8) Puccini, Te Deum, from finale to Act I of Tosca. While in Naples, Burns saw Tosca at least twenty times at the San Carlo Opera House. He was there on the night of May 2, 1945 when, shortly after this piece concluded and the curtain went up for the second act, something quite extraordinary happened. "Instead of Scarpia at dinner the stage was filled with every last employee of the opera house -- electricians, carpenters, and my favorite fat soprano of the chorus in her civilian house dress and her Wedgies," he wrote his mother. "Well, they sang about every national anthem except the Horst Wessel and then it was announced that the German armies in Italy had surrendered."
9) Hugo Wolf, Kennst du das Land. As his wartime experience wore on and grew more searing, Burns grew quite obsessed with the bleak songs of Hugo Wolf, which he studied and sang, including in one performance at a military hospital. They gave him what he called "the mirror of human suffering." He asked Beulah Hagen to send him a volume of Wolf songs from New York -- it mattered more to him than his books and American cigarettes -- then despaired at the thought it had been lost to German U-boats, then rejoiced when it finally arrived. "The Schumann and the Wolf have burst upon me with the same sweet orgasm as when I first heard the Dichterliebe," he exulted in March 1944. Any one of Wolf's songs, he argued, revealed the differences between what he had always known at home and what he'd come to learn abroad. "The fact is that America has the greatest possibilities of any nation in the world but that so far she has produced mostly unadult materialistic people who are superb in handling machines, but uneasy or bumbling when it comes to any spiritual concept of life," he told his mother. "This is why so far we have produced no art comparable to the European. I become uneasy and, I fear, pussy when I hear Rhapsody in Blue. There’s more in a song of Hugo Wolf or in the Fauré Requiem."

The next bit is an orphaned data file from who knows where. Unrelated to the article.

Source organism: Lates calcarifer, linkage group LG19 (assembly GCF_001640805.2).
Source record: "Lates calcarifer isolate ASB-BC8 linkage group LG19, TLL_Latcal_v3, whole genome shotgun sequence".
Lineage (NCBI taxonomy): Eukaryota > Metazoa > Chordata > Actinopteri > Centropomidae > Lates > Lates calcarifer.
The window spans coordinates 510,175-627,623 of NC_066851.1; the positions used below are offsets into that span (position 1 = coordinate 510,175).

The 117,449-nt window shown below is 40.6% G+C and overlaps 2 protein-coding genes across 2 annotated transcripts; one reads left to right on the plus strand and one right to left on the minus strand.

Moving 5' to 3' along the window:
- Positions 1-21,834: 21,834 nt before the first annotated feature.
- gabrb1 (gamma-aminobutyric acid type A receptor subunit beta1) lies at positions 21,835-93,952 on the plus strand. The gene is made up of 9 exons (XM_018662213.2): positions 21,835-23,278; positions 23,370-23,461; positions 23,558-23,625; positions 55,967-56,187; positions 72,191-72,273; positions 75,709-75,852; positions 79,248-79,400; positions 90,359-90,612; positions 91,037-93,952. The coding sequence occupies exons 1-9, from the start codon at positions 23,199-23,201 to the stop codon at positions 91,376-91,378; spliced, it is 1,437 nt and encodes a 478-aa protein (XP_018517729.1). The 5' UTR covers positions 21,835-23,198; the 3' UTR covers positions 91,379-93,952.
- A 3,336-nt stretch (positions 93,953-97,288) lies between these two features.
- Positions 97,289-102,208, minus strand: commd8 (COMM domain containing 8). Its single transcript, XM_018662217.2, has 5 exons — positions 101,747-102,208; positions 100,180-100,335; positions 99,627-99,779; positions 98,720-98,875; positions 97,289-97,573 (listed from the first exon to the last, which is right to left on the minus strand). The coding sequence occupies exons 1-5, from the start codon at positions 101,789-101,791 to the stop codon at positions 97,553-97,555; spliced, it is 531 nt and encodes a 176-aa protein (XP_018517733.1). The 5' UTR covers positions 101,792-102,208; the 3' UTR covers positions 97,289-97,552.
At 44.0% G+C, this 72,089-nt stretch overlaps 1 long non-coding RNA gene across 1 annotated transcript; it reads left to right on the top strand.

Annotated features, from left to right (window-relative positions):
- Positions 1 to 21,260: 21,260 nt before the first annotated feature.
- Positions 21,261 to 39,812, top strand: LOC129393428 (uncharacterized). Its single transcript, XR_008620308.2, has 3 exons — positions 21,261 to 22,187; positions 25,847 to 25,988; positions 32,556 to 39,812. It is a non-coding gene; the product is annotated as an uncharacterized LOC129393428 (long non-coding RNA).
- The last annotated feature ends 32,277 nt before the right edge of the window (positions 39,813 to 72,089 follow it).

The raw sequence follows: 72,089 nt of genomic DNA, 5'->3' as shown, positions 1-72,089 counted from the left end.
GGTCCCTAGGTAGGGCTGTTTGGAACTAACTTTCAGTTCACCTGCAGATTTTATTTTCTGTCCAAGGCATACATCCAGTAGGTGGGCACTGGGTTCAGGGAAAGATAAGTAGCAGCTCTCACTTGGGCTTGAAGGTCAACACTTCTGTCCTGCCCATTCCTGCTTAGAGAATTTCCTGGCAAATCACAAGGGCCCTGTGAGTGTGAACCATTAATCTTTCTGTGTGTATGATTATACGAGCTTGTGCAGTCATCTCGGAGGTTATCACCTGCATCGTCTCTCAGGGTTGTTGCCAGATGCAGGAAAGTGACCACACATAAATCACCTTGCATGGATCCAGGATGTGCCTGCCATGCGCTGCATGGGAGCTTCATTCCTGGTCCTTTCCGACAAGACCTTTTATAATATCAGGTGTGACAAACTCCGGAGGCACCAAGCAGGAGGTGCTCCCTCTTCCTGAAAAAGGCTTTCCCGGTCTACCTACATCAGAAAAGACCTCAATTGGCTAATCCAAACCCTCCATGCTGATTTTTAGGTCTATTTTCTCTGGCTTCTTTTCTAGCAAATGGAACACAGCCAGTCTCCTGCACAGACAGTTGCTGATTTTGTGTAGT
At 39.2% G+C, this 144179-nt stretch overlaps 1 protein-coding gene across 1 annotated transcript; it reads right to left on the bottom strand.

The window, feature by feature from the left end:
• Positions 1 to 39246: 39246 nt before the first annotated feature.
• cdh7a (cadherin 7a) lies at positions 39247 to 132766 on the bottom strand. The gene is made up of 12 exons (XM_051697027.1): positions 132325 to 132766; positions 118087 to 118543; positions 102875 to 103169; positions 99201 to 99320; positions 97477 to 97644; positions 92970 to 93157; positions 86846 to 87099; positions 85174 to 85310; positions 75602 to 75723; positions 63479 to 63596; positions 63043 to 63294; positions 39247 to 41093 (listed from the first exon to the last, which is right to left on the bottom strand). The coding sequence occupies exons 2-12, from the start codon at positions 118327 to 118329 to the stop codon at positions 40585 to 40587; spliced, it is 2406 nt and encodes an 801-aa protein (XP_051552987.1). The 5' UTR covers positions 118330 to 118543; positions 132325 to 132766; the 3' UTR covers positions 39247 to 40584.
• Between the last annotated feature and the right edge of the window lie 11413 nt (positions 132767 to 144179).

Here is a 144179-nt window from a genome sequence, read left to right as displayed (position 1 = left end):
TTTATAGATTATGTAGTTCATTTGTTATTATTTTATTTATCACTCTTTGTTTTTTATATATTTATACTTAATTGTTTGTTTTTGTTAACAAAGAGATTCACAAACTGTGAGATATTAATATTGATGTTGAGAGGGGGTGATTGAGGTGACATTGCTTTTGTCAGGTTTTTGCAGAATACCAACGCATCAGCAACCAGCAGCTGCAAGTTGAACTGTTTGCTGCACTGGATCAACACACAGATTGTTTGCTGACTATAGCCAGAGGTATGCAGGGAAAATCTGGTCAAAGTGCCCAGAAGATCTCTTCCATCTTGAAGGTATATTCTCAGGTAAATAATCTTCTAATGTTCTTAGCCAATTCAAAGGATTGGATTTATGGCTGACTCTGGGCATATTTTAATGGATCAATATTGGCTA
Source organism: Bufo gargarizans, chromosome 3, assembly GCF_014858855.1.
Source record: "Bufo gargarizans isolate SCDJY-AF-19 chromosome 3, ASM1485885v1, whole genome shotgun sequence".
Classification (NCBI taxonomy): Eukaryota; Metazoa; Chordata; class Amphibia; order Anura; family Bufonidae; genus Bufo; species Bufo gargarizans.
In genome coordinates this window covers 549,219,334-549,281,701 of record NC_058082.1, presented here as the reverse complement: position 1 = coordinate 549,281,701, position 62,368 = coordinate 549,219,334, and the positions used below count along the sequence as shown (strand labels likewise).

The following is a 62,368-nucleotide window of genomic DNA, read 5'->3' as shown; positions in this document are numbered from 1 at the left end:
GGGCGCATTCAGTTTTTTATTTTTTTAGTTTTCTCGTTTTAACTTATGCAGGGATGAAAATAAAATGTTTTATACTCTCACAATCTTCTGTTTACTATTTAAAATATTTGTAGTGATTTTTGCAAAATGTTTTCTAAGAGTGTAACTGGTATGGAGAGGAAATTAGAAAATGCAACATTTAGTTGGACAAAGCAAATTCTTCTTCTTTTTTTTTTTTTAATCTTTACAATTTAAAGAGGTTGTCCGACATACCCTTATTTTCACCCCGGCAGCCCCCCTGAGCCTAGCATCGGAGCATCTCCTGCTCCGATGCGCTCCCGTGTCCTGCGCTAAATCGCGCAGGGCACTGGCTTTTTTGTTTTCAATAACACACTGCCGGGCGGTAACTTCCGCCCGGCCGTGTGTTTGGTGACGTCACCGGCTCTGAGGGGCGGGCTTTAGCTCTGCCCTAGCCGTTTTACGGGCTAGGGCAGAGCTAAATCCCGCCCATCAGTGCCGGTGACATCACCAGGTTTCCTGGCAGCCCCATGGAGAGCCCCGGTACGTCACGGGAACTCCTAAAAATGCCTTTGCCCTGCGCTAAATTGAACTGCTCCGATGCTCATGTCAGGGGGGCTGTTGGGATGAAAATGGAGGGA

10) Mussorgsky, Pictures at an Exhibition: Opening/First Promenade. Burns structured his first and greatest book, The Gallery, more after a piece of music than any other book, and that piece was Mussorgsky's: a series of 'portraits,' separated by 'promenades' -- variations on what becomes a familiar theme, as the viewer moves from one painting to the next.
11) Liszt, Deux legendes, #2: I include -- and conclude -- with this only because when I first encountered Burns's reference to it, in a letter from May 3, 1944, I gave it little thought: I did not know the piece, for solo piano. Later (quite coincidentally, without recalling Burns's having mentioned it) I heard it performed at Carnegie Hall, and it moved me deeply: it recounts the miracle of St. Francis of Paola walking across the storm-tossed Straits of Messina. Once again I felt -- even more than I had already been feeling -- as if Burns and I were communicating: he was also teaching me something -- something about music.
David Margolick and Dreadful: The Short Life and Gay Times of John Horne Burns links:
also at Largehearted Boy: